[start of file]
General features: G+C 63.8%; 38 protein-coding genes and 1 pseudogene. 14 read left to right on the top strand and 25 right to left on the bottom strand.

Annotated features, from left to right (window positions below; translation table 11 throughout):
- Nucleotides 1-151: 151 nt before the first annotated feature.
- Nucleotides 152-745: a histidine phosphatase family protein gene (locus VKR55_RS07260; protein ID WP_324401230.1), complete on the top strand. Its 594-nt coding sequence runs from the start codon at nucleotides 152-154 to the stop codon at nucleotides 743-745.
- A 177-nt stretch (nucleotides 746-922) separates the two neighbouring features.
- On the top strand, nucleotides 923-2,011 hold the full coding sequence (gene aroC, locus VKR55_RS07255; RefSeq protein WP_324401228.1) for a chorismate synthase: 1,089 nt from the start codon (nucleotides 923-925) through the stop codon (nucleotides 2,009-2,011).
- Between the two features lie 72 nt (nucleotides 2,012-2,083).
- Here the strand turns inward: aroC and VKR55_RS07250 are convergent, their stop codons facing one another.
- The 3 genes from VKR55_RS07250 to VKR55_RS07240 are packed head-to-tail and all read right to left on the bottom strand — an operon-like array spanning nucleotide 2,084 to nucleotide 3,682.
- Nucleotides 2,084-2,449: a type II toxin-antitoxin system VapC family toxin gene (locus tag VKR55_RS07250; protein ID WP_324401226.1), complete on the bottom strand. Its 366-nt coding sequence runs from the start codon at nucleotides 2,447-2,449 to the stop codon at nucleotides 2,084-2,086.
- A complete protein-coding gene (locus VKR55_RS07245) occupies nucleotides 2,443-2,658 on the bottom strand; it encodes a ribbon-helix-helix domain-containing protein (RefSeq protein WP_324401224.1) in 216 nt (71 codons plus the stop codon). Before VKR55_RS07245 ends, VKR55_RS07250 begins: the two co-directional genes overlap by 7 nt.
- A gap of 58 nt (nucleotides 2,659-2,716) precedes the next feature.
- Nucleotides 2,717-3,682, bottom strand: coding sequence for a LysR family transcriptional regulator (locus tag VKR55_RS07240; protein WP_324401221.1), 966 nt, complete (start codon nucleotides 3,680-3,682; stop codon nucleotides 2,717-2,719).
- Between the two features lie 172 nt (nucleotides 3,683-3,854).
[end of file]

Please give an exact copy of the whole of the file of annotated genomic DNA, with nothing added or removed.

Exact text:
General features: G+C 63.8%; 38 protein-coding genes and 1 pseudogene. 14 read left to right on the top strand and 25 right to left on the bottom strand.

Annotated features, from left to right (window positions below; translation table 11 throughout):
- Nucleotides 1-151: 151 nt before the first annotated feature.
- Nucleotides 152-745: a histidine phosphatase family protein gene (locus VKR55_RS07260; protein ID WP_324401230.1), complete on the top strand. Its 594-nt coding sequence runs from the start codon at nucleotides 152-154 to the stop codon at nucleotides 743-745.
- A 177-nt stretch (nucleotides 746-922) separates the two neighbouring features.
- On the top strand, nucleotides 923-2,011 hold the full coding sequence (gene aroC, locus VKR55_RS07255; RefSeq protein WP_324401228.1) for a chorismate synthase: 1,089 nt from the start codon (nucleotides 923-925) through the stop codon (nucleotides 2,009-2,011).
- Between the two features lie 72 nt (nucleotides 2,012-2,083).
- Here the strand turns inward: aroC and VKR55_RS07250 are convergent, their stop codons facing one another.
- The 3 genes from VKR55_RS07250 to VKR55_RS07240 are packed head-to-tail and all read right to left on the bottom strand — an operon-like array spanning nucleotide 2,084 to nucleotide 3,682.
- Nucleotides 2,084-2,449: a type II toxin-antitoxin system VapC family toxin gene (locus tag VKR55_RS07250; protein ID WP_324401226.1), complete on the bottom strand. Its 366-nt coding sequence runs from the start codon at nucleotides 2,447-2,449 to the stop codon at nucleotides 2,084-2,086.
- A complete protein-coding gene (locus VKR55_RS07245) occupies nucleotides 2,443-2,658 on the bottom strand; it encodes a ribbon-helix-helix domain-containing protein (RefSeq protein WP_324401224.1) in 216 nt (71 codons plus the stop codon). Before VKR55_RS07245 ends, VKR55_RS07250 begins: the two co-directional genes overlap by 7 nt.
- A gap of 58 nt (nucleotides 2,659-2,716) precedes the next feature.
- Nucleotides 2,717-3,682, bottom strand: coding sequence for a LysR family transcriptional regulator (locus tag VKR55_RS07240; protein WP_324401221.1), 966 nt, complete (start codon nucleotides 3,680-3,682; stop codon nucleotides 2,717-2,719).
- Between the two features lie 172 nt (nucleotides 3,683-3,854).